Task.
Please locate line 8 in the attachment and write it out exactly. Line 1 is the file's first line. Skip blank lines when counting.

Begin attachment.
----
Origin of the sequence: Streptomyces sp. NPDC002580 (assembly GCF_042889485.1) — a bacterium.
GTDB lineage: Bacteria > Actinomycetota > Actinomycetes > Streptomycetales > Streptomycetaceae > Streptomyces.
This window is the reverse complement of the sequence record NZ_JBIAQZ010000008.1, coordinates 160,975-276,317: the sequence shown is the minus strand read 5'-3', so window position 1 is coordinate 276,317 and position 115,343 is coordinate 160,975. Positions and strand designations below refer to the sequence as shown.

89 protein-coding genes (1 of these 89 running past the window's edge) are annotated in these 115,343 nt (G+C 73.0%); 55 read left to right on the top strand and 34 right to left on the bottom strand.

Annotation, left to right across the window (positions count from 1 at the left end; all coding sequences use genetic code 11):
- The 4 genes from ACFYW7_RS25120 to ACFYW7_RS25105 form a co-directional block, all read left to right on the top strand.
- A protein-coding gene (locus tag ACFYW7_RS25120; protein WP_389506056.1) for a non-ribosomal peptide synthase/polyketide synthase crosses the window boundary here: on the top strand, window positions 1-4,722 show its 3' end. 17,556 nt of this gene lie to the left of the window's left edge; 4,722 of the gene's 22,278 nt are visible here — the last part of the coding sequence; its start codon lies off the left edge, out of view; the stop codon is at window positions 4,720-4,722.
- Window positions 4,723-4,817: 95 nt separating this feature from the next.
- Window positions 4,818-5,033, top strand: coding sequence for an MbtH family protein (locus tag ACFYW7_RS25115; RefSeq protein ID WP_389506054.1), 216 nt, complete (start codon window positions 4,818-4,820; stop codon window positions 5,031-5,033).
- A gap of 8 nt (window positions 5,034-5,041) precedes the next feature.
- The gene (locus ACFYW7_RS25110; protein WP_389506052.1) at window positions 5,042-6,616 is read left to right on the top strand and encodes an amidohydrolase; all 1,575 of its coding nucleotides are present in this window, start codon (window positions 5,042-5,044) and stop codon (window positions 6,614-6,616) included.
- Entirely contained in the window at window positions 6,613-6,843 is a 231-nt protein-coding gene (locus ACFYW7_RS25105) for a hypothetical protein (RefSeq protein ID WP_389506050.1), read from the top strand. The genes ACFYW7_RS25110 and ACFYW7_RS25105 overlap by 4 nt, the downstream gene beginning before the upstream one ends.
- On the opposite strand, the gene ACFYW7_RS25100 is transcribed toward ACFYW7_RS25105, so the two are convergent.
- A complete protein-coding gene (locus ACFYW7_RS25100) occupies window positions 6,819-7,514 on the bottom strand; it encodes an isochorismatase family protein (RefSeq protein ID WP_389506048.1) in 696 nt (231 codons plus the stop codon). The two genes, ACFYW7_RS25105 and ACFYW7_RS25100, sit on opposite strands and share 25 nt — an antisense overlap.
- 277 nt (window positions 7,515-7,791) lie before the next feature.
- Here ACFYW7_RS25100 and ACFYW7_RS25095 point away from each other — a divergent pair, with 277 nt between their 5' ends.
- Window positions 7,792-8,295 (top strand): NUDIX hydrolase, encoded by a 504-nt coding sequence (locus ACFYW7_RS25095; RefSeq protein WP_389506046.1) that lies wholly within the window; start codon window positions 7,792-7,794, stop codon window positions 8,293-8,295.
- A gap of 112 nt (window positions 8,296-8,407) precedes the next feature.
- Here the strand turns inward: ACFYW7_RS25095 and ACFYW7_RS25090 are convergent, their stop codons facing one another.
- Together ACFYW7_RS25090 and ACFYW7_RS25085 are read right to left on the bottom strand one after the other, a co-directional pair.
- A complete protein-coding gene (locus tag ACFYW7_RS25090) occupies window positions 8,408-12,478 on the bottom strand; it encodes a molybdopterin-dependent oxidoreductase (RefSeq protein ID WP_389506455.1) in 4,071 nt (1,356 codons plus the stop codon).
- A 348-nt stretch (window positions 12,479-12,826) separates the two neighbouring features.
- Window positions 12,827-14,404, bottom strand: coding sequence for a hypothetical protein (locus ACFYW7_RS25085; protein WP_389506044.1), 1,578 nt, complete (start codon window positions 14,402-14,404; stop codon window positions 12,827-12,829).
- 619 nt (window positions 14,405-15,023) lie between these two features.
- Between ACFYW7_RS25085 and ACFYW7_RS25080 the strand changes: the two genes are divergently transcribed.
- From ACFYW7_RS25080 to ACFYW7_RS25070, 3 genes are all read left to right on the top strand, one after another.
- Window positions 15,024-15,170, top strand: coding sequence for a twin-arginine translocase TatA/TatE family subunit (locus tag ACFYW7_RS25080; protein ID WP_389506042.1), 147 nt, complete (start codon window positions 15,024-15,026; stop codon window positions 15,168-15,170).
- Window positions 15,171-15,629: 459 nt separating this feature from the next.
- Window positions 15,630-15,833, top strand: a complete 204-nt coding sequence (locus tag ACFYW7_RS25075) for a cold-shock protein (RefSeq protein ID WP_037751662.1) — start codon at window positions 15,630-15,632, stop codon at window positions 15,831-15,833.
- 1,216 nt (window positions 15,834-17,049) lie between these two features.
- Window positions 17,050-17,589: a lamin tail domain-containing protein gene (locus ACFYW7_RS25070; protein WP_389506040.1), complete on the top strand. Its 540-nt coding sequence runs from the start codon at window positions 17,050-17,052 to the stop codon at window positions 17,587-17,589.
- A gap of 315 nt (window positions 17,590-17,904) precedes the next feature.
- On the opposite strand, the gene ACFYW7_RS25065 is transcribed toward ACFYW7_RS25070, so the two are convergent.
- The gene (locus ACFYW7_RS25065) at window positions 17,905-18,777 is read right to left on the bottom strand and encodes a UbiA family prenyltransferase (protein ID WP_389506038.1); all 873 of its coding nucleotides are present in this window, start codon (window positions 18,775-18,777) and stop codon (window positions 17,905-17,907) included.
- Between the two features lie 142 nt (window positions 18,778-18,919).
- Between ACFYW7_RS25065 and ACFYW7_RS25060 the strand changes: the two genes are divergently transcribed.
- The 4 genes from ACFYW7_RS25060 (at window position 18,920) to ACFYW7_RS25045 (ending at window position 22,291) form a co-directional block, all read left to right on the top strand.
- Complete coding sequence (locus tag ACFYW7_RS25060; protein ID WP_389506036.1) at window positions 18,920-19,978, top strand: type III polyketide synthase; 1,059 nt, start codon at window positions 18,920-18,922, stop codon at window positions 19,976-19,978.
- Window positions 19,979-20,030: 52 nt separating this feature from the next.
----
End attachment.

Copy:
- Window positions 4,723-4,817: 95 nt separating this feature from the next.